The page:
Aileen Kawagoe wrote in Heritage of Japan: During the Han and Tang Dynasties, “Chinese mirrors were symbols of rulership or kingship, diplomatic gifts from China and status items exchanged with the sealing of political alliances. They were often traded, exchanged as diplomatic and political gifts, kept as grave goods in tombs and passed on as clan heirlooms. Different features and designs developed in different periods, with the various symbols and inscriptions on the back of the mirror indicative of the politics, economy, ideology, culture and social custom of the age. Bronze mirrors were typically round, polished brightly on one side, with designs on the back. Han and Tang mirrors were the most sophisticated. Later Han mirrors inherited this moral storytelling tradition with mirrors’ pictorial motifs bearing the narrative elements of the Story of Wu Zixu. (The Han people were especially fond of rhetoric, dialogue and storytelling and their mirrors reflect this.) [Source:Aileen Kawagoe, Heritage of Japan website]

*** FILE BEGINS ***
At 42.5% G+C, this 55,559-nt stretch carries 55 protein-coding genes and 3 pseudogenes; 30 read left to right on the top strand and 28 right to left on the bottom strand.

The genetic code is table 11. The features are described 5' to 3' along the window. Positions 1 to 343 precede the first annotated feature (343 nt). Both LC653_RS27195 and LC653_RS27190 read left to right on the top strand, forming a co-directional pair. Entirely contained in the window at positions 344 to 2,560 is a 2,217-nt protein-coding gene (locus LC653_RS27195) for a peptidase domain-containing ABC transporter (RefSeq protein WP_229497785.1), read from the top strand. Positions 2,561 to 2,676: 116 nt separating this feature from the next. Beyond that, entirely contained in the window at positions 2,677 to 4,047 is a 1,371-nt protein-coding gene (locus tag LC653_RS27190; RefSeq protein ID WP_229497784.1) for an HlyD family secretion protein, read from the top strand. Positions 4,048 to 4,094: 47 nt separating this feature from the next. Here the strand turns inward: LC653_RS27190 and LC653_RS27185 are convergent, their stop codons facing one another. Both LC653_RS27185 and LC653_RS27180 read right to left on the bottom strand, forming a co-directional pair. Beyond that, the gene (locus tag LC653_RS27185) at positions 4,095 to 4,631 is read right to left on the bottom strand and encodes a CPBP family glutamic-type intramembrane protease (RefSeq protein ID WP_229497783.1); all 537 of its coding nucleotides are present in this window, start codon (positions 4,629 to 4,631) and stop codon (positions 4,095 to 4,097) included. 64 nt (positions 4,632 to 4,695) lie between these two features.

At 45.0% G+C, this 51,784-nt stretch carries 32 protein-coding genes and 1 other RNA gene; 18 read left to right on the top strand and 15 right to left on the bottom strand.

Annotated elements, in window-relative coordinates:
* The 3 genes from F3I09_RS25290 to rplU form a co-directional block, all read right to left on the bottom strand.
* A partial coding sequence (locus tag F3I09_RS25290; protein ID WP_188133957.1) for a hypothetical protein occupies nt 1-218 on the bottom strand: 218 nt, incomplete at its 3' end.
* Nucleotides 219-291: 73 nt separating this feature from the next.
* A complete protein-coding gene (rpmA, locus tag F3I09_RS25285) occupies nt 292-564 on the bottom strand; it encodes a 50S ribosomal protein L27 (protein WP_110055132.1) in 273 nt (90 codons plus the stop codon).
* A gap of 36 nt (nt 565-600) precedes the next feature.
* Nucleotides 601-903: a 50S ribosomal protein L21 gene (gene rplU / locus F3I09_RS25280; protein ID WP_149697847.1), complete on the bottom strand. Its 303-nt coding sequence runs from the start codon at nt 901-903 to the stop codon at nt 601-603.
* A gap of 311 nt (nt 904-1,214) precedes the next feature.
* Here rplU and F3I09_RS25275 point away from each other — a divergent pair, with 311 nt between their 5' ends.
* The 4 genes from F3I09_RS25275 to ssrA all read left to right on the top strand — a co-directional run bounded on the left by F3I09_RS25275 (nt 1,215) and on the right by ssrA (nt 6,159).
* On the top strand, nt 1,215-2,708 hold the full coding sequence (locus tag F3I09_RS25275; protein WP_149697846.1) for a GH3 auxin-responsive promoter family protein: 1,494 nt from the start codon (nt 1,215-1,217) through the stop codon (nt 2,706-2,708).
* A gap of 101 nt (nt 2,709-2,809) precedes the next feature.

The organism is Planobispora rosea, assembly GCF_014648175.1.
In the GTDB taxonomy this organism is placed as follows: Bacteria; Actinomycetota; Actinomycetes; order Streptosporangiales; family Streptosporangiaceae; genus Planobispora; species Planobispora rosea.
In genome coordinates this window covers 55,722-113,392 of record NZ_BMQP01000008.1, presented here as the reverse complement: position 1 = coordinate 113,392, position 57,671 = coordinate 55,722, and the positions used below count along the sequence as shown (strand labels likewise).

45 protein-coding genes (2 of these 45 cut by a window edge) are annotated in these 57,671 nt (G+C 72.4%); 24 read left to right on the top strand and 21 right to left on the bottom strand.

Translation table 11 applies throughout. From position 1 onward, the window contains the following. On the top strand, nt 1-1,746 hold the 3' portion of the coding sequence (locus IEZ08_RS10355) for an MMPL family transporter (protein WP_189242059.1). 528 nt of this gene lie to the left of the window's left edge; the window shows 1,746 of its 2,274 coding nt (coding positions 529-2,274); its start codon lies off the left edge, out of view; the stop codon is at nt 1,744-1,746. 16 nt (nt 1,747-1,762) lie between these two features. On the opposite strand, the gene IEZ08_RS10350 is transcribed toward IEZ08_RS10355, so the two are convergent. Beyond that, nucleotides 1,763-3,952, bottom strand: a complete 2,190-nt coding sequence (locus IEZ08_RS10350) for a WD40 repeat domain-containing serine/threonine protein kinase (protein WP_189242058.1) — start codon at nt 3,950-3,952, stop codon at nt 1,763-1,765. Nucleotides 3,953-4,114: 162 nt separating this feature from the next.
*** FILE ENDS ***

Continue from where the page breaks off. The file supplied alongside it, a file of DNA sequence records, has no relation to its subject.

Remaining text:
The TLV bronze mirror was a bronze mirror that was popular during the Han Dynasty in China. It was so called because called TLV mirrors because the engraved symbols resemble the letters T, L, and V. Produced from around the 2nd century B.C. until the 2nd century AD, the dragon was an important symbol of these early TLV mirrors. The "Xianren bulao" TLV Bronze Mirror at the National Palace Museum, Taipei was made during Xin to early Eastern Han period, A.D. 1st century and is 20.3 centimeters in diameter. According to the National Palace Museum, Taipei: ““This round mirror has a hemispherical knob on a quatrefoil base in the form of a persimmon calyx and within a square double-outline square. The interior of the square is ringed with an inscription of twelve characters for the Earthly Branches. The area outside is decorated with a TLV pattern and interspersed with eight nipples and the Four Spirit Animals (Green Dragon, White Tiger, Red Bird, and Black Tortoise) as well as other flying birds and auspicious beasts in a complex array. An outer ring features an inscription describing the realm of the immortals, and the mirror rim is ringed by a sawtooth pattern with an outer circle of cloud patterns. The appearance of the TLV pattern, Four Spirit Animals, characters for the Heavenly Stems and Earthly Branches, and inscriptions dealing with the immortals reflects apocryphal thought popular in the late Western Han to Xin period. The Qianlong emperor in the Qing dynasty ranked this mirror in the "first top grade." [Source: National Palace Museum, Taipei, npm.gov.tw]